Accomplished educator to run Festival drama camps - May 3, 2018
BY DENNY SCOTT
While the Blyth Festival has made an effort to attract youth through its Young Company program for years, in 2018 the Festival will aim for an even younger audience with a new drama camp program.
Aimed at children aged seven to 13, the camps will be split into two periods, July 23-27 and July 30-Aug. 3.
The camps are going to be run by accomplished theatre educator Shannon Hughes who is currently working on her PhD in Theatre and Performance Studies at York University. She earned her Master’s in Applied Theatre, which is theatre for social change or intervention, from the University of Capetown.
The program was recently finalized and Hughes said she is excited to be a part of it.
“I’m planning on introducing the youth to a variety of different theatrical styles while working on a short play based on what the kids have brought to the table,” she said.
Hughes is uniquely qualified to help bring this program to life for its first year, having taught theatre aspirants of all ages across the globe.
She worked in Egypt for two years with refugees, using theatre to help them integrate and learn language. She also spent time as the head of a dramatic arts program in Uganda and has also worked in Zambia and South Africa.
“A lot of what I have done, a lot of my work, falls into educational and social theatre,” she said. “It has been about devising and teaching all different aspects of theatre, introducing students to costume and props and engaging in acting and theatre training.”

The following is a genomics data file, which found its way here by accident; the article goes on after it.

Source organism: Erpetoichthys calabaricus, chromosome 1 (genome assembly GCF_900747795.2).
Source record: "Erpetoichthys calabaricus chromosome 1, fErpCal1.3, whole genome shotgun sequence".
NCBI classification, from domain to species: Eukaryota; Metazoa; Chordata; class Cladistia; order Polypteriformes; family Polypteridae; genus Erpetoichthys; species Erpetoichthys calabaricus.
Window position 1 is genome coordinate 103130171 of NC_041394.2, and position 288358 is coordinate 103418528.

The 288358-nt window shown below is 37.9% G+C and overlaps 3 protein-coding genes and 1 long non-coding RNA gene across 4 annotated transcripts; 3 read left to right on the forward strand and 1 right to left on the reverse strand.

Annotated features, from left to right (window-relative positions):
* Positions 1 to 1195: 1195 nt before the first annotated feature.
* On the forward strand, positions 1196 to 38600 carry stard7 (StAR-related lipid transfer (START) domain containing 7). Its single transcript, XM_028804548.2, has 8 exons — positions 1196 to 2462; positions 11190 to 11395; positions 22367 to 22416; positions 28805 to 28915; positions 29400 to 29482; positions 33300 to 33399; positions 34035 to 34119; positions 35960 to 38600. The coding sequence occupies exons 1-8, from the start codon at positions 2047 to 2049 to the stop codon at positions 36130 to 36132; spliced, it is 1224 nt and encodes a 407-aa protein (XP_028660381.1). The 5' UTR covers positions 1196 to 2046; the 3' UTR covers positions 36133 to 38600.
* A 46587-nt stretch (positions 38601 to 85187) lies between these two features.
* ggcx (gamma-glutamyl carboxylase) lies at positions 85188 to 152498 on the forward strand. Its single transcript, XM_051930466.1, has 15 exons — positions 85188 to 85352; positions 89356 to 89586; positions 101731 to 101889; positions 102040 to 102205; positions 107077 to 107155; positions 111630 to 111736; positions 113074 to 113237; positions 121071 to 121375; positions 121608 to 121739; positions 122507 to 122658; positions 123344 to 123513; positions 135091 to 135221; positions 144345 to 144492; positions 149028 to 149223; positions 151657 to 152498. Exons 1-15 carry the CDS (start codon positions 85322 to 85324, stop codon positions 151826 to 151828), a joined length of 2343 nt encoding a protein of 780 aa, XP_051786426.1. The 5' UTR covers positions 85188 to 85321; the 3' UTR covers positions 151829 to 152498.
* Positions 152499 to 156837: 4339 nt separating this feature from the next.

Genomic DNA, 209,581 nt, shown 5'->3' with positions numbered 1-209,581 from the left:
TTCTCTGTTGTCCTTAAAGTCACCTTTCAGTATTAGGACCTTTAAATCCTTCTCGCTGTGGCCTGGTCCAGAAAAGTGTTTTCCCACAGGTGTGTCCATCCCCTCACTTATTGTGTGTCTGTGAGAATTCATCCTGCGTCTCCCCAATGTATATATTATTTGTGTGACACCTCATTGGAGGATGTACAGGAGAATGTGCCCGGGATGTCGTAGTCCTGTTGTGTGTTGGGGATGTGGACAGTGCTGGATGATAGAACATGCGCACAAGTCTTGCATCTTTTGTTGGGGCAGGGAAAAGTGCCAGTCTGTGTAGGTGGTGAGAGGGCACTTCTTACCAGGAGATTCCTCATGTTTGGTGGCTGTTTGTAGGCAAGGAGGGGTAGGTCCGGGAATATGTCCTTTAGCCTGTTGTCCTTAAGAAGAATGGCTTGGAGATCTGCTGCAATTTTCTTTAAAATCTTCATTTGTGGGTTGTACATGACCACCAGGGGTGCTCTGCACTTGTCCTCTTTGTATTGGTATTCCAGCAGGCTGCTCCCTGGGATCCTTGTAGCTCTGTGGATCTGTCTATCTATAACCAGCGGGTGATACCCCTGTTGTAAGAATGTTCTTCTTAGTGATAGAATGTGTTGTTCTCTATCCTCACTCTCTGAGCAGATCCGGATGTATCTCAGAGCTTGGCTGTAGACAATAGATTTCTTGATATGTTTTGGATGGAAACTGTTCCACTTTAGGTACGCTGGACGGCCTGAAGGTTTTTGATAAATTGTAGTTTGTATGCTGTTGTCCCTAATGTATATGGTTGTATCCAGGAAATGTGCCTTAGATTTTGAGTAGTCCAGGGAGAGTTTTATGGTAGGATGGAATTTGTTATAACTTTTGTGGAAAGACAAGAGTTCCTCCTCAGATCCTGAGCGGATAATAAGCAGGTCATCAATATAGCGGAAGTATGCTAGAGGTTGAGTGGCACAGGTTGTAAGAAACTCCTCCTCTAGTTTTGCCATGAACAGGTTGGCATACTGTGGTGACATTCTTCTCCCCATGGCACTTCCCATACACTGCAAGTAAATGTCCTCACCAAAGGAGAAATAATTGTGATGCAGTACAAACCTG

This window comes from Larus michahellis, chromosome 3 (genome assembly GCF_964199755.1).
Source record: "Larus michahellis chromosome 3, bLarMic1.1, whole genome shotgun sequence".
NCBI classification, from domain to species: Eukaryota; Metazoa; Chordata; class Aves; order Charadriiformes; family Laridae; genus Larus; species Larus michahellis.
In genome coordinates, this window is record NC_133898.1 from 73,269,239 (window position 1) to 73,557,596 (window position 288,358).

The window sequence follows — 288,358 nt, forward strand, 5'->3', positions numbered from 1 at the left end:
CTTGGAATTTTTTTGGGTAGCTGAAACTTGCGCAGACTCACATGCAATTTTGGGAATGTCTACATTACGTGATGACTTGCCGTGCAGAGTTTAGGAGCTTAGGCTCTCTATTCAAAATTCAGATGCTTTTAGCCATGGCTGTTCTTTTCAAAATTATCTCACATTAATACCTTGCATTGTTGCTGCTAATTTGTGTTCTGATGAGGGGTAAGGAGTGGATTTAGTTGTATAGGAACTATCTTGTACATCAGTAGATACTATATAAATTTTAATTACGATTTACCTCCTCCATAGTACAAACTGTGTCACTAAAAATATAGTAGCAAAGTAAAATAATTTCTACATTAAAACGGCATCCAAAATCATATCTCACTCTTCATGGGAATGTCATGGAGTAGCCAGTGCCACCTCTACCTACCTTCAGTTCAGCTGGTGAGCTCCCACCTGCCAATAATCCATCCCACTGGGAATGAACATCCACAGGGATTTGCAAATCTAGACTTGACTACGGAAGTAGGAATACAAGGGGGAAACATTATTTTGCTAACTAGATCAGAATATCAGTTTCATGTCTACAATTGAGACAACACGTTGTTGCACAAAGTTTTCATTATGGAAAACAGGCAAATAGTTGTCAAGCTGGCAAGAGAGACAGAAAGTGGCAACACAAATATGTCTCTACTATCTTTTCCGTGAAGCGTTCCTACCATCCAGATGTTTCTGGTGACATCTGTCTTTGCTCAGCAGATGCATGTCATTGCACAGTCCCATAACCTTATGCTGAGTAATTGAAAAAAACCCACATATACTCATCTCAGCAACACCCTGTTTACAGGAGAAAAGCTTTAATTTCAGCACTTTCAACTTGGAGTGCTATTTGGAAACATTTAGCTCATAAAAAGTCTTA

Her educational experience will translate well, given the number of youth-based programs she has been involved with in the past.
She said she will be focusing on devising theatre with students because it fits the Blyth Festival’s mandate of creating new Canadian theatre.
“We want to make sure we’re doing that in the youth program.”
How that play will look will be completely up to the students, she said.
“What gets to the stage will totally come from what the kids do,” she said. “It can be a stressful way of working as a director, but it’s more beneficial for the youth. They get to see their own story and hear their own voices on stage.
“Parents get to see the work of the children as opposed to the work of a director, which is good,” she said.
Hughes said she was excited to be coming to Blyth. While she hasn’t been here professionally, having grown up in Listowel, she grew up knowing about and respecting the Blyth Festival.
“I’m living a little farther away these days, but I’m very happy to be coming to Blyth which is so close to home,” she said.
For more information on the program, contact the Blyth Festival Box Office at 519-523-9300.